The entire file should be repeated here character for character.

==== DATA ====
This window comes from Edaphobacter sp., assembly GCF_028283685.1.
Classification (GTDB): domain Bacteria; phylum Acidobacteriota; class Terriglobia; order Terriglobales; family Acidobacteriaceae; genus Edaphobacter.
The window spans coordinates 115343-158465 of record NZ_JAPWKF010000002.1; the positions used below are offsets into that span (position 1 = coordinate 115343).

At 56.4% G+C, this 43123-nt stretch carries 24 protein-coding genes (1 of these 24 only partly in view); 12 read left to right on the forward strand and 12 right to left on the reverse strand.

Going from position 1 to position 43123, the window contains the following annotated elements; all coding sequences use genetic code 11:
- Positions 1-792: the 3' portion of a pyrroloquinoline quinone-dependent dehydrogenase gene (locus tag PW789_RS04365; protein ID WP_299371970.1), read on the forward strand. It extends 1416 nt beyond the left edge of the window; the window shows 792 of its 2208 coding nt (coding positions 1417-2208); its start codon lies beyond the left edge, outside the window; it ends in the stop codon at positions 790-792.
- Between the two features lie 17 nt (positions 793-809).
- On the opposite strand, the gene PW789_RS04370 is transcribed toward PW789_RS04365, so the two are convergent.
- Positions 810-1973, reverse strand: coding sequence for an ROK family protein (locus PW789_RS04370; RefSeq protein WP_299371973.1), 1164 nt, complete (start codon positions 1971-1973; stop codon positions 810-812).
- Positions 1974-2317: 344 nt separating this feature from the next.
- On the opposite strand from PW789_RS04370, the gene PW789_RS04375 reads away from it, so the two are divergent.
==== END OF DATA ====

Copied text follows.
This window comes from Edaphobacter sp., assembly GCF_028283685.1.
Classification (GTDB): domain Bacteria; phylum Acidobacteriota; class Terriglobia; order Terriglobales; family Acidobacteriaceae; genus Edaphobacter.
The window spans coordinates 115343-158465 of record NZ_JAPWKF010000002.1; the positions used below are offsets into that span (position 1 = coordinate 115343).

At 56.4% G+C, this 43123-nt stretch carries 24 protein-coding genes (1 of these 24 only partly in view); 12 read left to right on the forward strand and 12 right to left on the reverse strand.

Going from position 1 to position 43123, the window contains the following annotated elements; all coding sequences use genetic code 11:
- Positions 1-792: the 3' portion of a pyrroloquinoline quinone-dependent dehydrogenase gene (locus tag PW789_RS04365; protein ID WP_299371970.1), read on the forward strand. It extends 1416 nt beyond the left edge of the window; the window shows 792 of its 2208 coding nt (coding positions 1417-2208); its start codon lies beyond the left edge, outside the window; it ends in the stop codon at positions 790-792.
- Between the two features lie 17 nt (positions 793-809).
- On the opposite strand, the gene PW789_RS04370 is transcribed toward PW789_RS04365, so the two are convergent.
- Positions 810-1973, reverse strand: coding sequence for an ROK family protein (locus PW789_RS04370; RefSeq protein WP_299371973.1), 1164 nt, complete (start codon positions 1971-1973; stop codon positions 810-812).
- Positions 1974-2317: 344 nt separating this feature from the next.
- On the opposite strand from PW789_RS04370, the gene PW789_RS04375 reads away from it, so the two are divergent.